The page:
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From left: Latisse, Rogaine’s new 5 percent minoxidil formulation for women, and Pantene Hair Regrowth Treatment for Women.

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From left: Latisse, Rogaine’s new 5 percent minoxidil formulation for women, and Pantene Hair Regrowth Treatment for Women.

But in November, after 10 years of research, Rogaine introduced a new 5 percent minoxidil formulation for women. It’s a mousse (instead of a liquid) that needs to be applied only once a day instead of twice, which means that it can be more easily incorporated into a woman’s evening skin-care routine. Teal replaces the blue and silver palette of the men’s Rogaine, and the packaging bears a lotus flower. (Also last year, Pantene introduced its Hair Regrowth Treatment for Women, which is 2 percent minoxidil.)

Angela Ledford, 34, a beauty blogger, had used the Rogaine men’s formulation, after hair extensions, M.A.C. Black Carbon eye shadow, Joan Rivers hair fill-in powder and supplements all failed to hide her thinning jet-black hair. (The men’s product was not F.D.A.-approved for women, but that didn’t stop women from buying it.)

“I’m not worried I’m going to sprout a mustache anymore,” Ms. Ledford said of her switch to the women’s product, which doesn’t drip down the face. Recently she watched a video blog of herself in which she looked down and was pleased to note baby hairs sprouting “all over my scalp,” she said.

Dr. Melissa Piliang, a dermatologist at the Cleveland Clinic, said that Rogaine works better on the top and crown (for reasons not fully understood, the frontal hairline tends to be more resistant to treatment) and ideally should be started as soon as women notice thinning. “Any regrowth you get is a minimal amount,” Dr. Piliang said. “So the more density when you start, the better results you get.”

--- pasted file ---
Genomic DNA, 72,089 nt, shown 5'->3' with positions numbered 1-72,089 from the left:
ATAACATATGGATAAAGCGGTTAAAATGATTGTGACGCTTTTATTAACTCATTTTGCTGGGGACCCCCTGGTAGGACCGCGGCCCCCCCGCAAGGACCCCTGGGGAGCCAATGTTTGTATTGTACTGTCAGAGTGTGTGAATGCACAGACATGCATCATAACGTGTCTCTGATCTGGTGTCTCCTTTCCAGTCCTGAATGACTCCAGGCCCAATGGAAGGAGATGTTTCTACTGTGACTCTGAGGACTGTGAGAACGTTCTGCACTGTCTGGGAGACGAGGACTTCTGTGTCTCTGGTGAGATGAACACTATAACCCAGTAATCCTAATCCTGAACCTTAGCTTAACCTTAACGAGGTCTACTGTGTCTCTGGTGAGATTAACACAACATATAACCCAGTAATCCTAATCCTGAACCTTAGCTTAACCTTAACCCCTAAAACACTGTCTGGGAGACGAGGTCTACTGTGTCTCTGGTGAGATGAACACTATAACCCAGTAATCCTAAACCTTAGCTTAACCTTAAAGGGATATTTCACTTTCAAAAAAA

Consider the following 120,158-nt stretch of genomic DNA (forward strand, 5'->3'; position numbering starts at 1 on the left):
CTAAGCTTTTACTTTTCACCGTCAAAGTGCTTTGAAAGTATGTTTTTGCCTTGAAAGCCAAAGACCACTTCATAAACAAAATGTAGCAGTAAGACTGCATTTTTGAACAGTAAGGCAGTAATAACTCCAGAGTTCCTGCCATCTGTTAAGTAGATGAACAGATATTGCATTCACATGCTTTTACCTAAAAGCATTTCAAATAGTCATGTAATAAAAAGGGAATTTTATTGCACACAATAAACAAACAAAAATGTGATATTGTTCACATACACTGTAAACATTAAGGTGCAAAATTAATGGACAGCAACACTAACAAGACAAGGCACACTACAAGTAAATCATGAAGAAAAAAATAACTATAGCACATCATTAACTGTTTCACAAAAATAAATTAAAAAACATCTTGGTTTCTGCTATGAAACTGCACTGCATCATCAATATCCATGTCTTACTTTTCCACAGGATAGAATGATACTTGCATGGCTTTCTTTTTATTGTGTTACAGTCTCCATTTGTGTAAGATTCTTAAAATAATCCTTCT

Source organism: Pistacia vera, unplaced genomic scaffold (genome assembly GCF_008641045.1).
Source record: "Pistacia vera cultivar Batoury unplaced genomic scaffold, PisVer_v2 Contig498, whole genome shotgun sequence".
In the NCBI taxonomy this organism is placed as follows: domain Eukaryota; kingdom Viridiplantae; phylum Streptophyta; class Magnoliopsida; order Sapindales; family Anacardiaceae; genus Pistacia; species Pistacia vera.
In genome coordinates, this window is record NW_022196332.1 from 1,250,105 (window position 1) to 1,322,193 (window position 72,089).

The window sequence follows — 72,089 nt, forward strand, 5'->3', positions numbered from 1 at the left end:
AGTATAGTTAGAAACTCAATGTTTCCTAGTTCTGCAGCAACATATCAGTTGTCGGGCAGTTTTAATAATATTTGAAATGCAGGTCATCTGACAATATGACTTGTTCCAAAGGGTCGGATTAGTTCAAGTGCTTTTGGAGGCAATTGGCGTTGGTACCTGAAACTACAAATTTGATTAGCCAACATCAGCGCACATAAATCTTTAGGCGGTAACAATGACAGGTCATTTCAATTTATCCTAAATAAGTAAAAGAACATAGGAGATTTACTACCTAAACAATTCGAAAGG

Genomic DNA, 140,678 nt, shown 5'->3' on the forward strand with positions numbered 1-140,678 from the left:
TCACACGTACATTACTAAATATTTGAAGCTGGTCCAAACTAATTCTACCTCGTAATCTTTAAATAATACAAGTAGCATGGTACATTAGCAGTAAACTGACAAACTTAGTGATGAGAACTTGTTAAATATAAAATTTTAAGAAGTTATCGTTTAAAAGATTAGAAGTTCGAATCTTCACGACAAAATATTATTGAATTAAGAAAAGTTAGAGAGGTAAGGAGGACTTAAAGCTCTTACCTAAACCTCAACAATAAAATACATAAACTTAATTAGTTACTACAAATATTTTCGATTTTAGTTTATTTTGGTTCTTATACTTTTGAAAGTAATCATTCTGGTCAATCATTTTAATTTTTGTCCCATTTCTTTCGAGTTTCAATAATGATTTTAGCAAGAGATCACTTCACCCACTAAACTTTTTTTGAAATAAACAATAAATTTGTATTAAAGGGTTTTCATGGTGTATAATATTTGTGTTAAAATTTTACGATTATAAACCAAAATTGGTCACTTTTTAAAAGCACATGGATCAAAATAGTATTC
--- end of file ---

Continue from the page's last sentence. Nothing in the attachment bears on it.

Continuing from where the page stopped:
Latisse, a prescription medication used since 2008 to grow longer, fuller eyelashes, is now being tested for the scalp. (Doctors report that patients have tried it on their own, but a limiting factor is that Latisse comes in a very small bottle; it doesn’t go very far.)

Dr. Piliang said she expects Latisse’s results to be less striking on the head than on the lashes because the drug works by shifting more hair from the resting phase to the growing phase. For lashes, only about 30 percent of the hair is in the growing phase at any given time, she said, but on the scalp, that figure is 80 or 90 percent.

Some treatments in development hold particular promise for women. Angela Christiano, a hair geneticist and Columbia University professor of dermatology, is hoping to begin clinical trials in a year or two on a procedure in which she dissects hair-follicle stem cells, grows them in the lab until she has several million, then injects them into the scalp, where, a very small study done with a human skin model has shown, they induce new hairs.

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